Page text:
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SCIENCE CHINA Information Sciences, Volume 63 , Issue 10 : 200301(2020) https://doi.org/10.1007/s11432-020-2927-2

A new optimization algorithm applied in electromagnetics — Maxwell's equations derived optimization (MEDO)

Donglin SU 1,2,4,5,*, Lilin LI 1,3,4, Shunchuan YANG 2,4,5, Bing LI 2,4,5, Guangzhi CHEN 2,4,5, Hui XU 1,4
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  • ReceivedJan 20, 2020
  • AcceptedMay 25, 2020
  • PublishedAug 26, 2020

Abstract

In this paper, a novel global optimization algorithm, named as Maxwell's equations derived optimization (MEDO), is proposed. Using the Maxwell's equations to analyse the behaviors of the time-varying current, the Ampere force is obtained from Fleming's left hand rule. MEDO introduces an `Ampere force' term, which is derived from Maxwell's equations and is rigorous in physics, to drive the variables to the global optimal solution in the search space. In addition, introducing `gravity' to MEDO can increase the stability of the optimizations. 11 classical benchmarks are tested, and results show that MEDO can always converge to numerical optimal solutions. To evaluate the proposed MEDO in solving the electromagnetic problems, four practical engineering applications are considered including the linear antenna array synthesis, frequency selected surface optimization, numerical dispersion reduction for finite-difference method, and parameters extraction of typical waveform. These examples are significant in electromagnetics, but tough to be solved because of their high dimensionality and strong nonlinearity. Numerical results show that MEDO can outperform several classic optimization methods, like wind driven optimization (WDO) and particle swarm optimization (PSO). Therefore, the electromagnetics-inspired MEDO is robust and of great potential in solving the electromagnetic optimization problems.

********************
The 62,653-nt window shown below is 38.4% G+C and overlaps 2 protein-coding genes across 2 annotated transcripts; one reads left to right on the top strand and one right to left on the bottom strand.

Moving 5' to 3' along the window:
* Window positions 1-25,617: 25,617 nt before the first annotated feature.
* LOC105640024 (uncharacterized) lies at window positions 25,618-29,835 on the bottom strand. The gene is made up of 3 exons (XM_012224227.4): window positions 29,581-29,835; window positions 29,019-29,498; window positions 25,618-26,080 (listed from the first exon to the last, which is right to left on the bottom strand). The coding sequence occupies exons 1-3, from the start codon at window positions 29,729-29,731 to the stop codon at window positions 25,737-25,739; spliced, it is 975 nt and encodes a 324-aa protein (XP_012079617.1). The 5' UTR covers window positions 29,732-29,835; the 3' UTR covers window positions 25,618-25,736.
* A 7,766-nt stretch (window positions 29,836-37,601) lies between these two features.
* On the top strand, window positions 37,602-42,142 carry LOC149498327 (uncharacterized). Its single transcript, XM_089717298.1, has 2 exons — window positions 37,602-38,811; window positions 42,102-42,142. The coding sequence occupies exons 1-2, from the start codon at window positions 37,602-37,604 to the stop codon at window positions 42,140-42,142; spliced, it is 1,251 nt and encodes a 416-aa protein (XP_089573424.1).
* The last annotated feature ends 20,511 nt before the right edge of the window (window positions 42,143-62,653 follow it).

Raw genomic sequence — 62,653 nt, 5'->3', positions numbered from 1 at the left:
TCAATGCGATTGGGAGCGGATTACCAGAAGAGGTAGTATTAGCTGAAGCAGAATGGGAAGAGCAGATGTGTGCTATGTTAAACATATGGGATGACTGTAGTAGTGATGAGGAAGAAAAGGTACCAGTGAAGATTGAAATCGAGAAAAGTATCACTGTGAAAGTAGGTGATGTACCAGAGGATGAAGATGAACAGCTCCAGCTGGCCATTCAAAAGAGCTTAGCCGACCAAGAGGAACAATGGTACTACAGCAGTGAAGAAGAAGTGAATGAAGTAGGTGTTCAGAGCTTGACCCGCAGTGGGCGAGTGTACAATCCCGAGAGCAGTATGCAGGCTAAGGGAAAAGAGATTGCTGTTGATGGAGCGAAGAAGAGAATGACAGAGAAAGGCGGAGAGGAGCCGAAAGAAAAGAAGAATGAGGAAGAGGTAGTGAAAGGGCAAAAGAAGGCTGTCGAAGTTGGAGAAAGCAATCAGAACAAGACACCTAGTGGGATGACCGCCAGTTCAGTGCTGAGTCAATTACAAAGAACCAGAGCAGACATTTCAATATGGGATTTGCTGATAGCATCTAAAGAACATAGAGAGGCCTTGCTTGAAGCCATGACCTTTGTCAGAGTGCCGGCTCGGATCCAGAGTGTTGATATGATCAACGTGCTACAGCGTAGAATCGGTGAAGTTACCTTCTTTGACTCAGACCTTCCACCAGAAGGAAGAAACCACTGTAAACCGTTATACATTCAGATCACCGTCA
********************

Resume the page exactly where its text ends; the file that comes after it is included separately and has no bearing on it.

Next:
Acknowledgment

This work was supported by National Military Key Pre-research Project of the 13th Five-Year Plan (Grant No. 41409010101), National Natural Science Foundation of China (Grant Nos. 61427803, 61771032), and Civil Aircraft Projects of China (Grant No. MJ-2017-F-11).


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  • Figure 1

    Coaxial model to demonstrate the interesting division of the current. The coaxial is excited by a time-varying source and ended with a matched load. The load and the source are connected by a copper with small impedance.